NHTSA Looks To Accelerate Repairs For Takata Recalls

On October 22, 2015, the National Highway Traffic Safety Administration (NHTSA) held a public information meeting on the recalls of Takata air bag inflators and the Coordinated Remedy Program Proceeding. During the meeting, NHTSA Administrator Mark Rosekind and representatives from NHTSA’s Vehicle Safety Division updated the public on the safety risks associated with certain Takata air bag inflators, steps the federal government and the auto industry are taking to address those risks, challenges to repairing vehicles quickly and measures the public can take to protect themselves.

“(The recall) is the largest, most complex consumer safety action in our nation’s history,” said Rosekind.

The faulty air bags affect 19 million vehicles by 12 manufacturers. There are remedy programs set up for each manufacturer. Due to the size of the recall, NHTSA is looking at accelerating each vehicle manufacturer’s remedy program.

If an accelerated remedy is necessary, there are several actions the agency could take. Manufacturers could speed up recall processes for high-priority vehicles, those older vehicles in high-humidity areas. The supplier pool for replacement parts could be widened, as well as more repairers added. Currently only dealers authorized by the manufacturer can provide repairs.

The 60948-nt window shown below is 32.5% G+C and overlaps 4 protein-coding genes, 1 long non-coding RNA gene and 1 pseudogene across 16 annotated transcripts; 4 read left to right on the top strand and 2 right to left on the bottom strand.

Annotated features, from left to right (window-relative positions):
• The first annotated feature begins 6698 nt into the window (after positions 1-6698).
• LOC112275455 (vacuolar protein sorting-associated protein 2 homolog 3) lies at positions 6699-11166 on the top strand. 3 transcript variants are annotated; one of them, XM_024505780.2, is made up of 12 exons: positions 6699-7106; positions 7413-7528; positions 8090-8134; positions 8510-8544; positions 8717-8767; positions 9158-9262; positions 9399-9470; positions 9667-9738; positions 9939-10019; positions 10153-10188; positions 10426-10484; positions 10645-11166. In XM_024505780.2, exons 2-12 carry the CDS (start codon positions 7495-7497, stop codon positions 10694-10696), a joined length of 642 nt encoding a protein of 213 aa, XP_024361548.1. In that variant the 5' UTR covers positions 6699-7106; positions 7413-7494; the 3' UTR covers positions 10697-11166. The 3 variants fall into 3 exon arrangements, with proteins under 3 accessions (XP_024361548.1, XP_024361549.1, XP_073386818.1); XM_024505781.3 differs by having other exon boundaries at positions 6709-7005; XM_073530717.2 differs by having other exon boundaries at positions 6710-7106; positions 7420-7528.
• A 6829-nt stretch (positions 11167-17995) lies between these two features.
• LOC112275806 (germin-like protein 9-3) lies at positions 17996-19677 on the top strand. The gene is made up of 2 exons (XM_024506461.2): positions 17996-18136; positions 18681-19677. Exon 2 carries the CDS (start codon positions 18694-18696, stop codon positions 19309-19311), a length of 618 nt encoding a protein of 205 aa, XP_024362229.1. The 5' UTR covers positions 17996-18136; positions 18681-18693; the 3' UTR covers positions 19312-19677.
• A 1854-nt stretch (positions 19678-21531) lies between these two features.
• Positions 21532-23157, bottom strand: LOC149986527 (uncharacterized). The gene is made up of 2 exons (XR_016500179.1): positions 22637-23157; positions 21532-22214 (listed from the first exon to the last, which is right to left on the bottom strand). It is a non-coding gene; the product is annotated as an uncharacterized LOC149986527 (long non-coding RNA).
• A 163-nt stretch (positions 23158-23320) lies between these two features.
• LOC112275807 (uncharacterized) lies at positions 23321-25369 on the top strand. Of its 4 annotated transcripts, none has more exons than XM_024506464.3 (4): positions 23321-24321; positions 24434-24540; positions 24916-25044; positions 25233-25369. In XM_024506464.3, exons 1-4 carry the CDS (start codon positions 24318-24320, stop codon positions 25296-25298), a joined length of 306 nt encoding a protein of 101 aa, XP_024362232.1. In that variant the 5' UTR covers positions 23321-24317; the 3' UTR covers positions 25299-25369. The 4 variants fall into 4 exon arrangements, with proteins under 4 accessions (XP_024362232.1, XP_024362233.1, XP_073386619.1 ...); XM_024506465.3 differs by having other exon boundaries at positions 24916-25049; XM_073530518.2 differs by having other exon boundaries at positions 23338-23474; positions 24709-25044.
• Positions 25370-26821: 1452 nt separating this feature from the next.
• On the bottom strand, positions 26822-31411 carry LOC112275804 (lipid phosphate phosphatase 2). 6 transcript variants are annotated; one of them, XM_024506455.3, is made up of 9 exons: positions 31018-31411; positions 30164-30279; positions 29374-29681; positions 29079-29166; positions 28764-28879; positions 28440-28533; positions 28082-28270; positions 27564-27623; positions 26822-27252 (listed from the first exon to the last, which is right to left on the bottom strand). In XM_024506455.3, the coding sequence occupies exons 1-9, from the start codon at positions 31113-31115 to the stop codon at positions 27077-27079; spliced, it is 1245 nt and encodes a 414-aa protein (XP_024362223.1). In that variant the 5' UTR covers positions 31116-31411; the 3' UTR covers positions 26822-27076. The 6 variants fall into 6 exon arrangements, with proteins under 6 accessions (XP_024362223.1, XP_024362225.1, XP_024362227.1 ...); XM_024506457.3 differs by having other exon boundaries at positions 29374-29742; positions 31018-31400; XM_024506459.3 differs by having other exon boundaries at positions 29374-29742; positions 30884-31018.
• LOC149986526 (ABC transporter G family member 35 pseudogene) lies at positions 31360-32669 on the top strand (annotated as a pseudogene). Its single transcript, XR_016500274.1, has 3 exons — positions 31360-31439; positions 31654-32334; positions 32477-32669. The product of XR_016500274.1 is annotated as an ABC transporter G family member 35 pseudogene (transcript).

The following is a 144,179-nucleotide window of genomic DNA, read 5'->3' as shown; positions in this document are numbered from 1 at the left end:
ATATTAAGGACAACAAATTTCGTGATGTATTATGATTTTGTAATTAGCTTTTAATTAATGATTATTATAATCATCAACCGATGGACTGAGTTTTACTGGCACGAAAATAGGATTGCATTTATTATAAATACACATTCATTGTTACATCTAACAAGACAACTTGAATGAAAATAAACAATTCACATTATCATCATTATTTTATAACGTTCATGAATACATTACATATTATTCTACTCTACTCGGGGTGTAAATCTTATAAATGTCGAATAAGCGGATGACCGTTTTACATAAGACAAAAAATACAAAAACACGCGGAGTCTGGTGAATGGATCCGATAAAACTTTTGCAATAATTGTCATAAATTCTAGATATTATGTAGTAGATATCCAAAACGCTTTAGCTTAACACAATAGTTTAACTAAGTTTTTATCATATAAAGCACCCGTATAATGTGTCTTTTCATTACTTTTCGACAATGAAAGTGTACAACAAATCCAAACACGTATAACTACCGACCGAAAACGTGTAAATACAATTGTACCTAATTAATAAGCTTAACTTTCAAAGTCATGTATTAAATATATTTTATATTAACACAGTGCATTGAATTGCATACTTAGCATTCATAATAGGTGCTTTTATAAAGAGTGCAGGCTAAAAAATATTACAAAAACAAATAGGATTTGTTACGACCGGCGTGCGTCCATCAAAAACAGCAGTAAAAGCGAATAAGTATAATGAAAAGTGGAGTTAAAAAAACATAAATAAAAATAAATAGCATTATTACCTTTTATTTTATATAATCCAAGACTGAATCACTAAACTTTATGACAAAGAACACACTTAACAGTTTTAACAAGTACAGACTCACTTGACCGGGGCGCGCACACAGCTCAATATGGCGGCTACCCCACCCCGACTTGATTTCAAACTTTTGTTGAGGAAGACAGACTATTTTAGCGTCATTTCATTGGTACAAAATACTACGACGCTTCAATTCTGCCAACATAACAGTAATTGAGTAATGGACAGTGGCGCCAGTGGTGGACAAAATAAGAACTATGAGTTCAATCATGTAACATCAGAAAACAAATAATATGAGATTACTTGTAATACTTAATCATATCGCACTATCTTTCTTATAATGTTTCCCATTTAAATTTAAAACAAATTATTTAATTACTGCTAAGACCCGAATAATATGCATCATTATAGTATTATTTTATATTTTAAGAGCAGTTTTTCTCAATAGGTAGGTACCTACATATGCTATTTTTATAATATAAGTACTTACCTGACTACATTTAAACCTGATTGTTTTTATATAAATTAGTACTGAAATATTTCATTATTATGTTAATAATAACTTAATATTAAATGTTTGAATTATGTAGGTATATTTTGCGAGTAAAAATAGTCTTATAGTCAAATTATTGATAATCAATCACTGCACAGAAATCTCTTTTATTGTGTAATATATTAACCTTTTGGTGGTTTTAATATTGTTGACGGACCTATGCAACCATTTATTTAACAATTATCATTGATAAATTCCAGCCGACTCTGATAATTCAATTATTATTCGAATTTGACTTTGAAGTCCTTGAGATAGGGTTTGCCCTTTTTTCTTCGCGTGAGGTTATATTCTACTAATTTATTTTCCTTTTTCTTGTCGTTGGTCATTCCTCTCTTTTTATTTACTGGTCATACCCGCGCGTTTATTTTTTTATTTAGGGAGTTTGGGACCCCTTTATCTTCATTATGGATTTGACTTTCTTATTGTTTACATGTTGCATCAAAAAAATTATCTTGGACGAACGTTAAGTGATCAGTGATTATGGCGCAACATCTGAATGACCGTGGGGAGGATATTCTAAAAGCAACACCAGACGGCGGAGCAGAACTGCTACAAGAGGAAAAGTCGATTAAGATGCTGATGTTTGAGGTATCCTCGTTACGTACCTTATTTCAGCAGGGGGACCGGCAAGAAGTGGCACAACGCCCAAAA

NHTSA is also considering hiring an independent third party to oversee the manufacturers’ remedy programs. Stephen Ridella, director, Office of Vehicle Crash Worthiness Research, also noted that NHTSA may need to expand the recalls in the future to cover even more vehicles.

“The agency is currently looking into the size of these potential recalls, and how such recalls could impact the vehicle manufacturers’ current remedy programs. If the agency determines that more vehicles with Takata inflators need to be recalled to protect public safety, we want to make sure those recalls are conducted in a way that is consistent with our goal of replacing defective inflators as quickly as possible and addressing the highest-risk inflators first,” said Ridella.

A decision on next steps will be announced in November.

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